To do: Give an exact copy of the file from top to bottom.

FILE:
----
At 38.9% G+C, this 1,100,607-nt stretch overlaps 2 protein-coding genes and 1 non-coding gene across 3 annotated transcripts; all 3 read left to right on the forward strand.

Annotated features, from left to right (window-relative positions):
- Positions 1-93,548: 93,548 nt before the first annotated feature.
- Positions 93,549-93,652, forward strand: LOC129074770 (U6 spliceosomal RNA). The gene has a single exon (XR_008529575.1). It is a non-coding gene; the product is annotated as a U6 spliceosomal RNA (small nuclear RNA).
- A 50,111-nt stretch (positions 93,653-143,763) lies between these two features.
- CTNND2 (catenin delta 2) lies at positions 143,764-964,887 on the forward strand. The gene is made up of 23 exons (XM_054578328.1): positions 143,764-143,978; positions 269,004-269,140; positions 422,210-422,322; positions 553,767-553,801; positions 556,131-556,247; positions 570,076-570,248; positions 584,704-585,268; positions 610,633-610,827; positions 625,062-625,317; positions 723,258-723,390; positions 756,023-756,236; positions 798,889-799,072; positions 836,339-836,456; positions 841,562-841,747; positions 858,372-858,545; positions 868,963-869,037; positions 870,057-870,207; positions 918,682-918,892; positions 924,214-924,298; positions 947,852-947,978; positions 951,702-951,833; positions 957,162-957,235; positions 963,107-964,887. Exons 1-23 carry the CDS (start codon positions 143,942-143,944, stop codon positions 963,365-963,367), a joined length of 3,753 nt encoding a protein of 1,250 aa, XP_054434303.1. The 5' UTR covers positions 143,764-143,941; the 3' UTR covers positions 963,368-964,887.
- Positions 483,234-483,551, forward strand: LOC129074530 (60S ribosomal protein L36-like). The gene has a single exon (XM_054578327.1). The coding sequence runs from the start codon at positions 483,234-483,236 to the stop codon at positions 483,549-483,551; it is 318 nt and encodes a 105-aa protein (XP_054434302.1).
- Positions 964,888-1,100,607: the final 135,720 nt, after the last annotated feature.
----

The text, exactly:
At 38.9% G+C, this 1,100,607-nt stretch overlaps 2 protein-coding genes and 1 non-coding gene across 3 annotated transcripts; all 3 read left to right on the forward strand.

Annotated features, from left to right (window-relative positions):
- Positions 1-93,548: 93,548 nt before the first annotated feature.
- Positions 93,549-93,652, forward strand: LOC129074770 (U6 spliceosomal RNA). The gene has a single exon (XR_008529575.1). It is a non-coding gene; the product is annotated as a U6 spliceosomal RNA (small nuclear RNA).
- A 50,111-nt stretch (positions 93,653-143,763) lies between these two features.
- CTNND2 (catenin delta 2) lies at positions 143,764-964,887 on the forward strand. The gene is made up of 23 exons (XM_054578328.1): positions 143,764-143,978; positions 269,004-269,140; positions 422,210-422,322; positions 553,767-553,801; positions 556,131-556,247; positions 570,076-570,248; positions 584,704-585,268; positions 610,633-610,827; positions 625,062-625,317; positions 723,258-723,390; positions 756,023-756,236; positions 798,889-799,072; positions 836,339-836,456; positions 841,562-841,747; positions 858,372-858,545; positions 868,963-869,037; positions 870,057-870,207; positions 918,682-918,892; positions 924,214-924,298; positions 947,852-947,978; positions 951,702-951,833; positions 957,162-957,235; positions 963,107-964,887. Exons 1-23 carry the CDS (start codon positions 143,942-143,944, stop codon positions 963,365-963,367), a joined length of 3,753 nt encoding a protein of 1,250 aa, XP_054434303.1. The 5' UTR covers positions 143,764-143,941; the 3' UTR covers positions 963,368-964,887.
- Positions 483,234-483,551, forward strand: LOC129074530 (60S ribosomal protein L36-like). The gene has a single exon (XM_054578327.1). The coding sequence runs from the start codon at positions 483,234-483,236 to the stop codon at positions 483,549-483,551; it is 318 nt and encodes a 105-aa protein (XP_054434302.1).
- Positions 964,888-1,100,607: the final 135,720 nt, after the last annotated feature.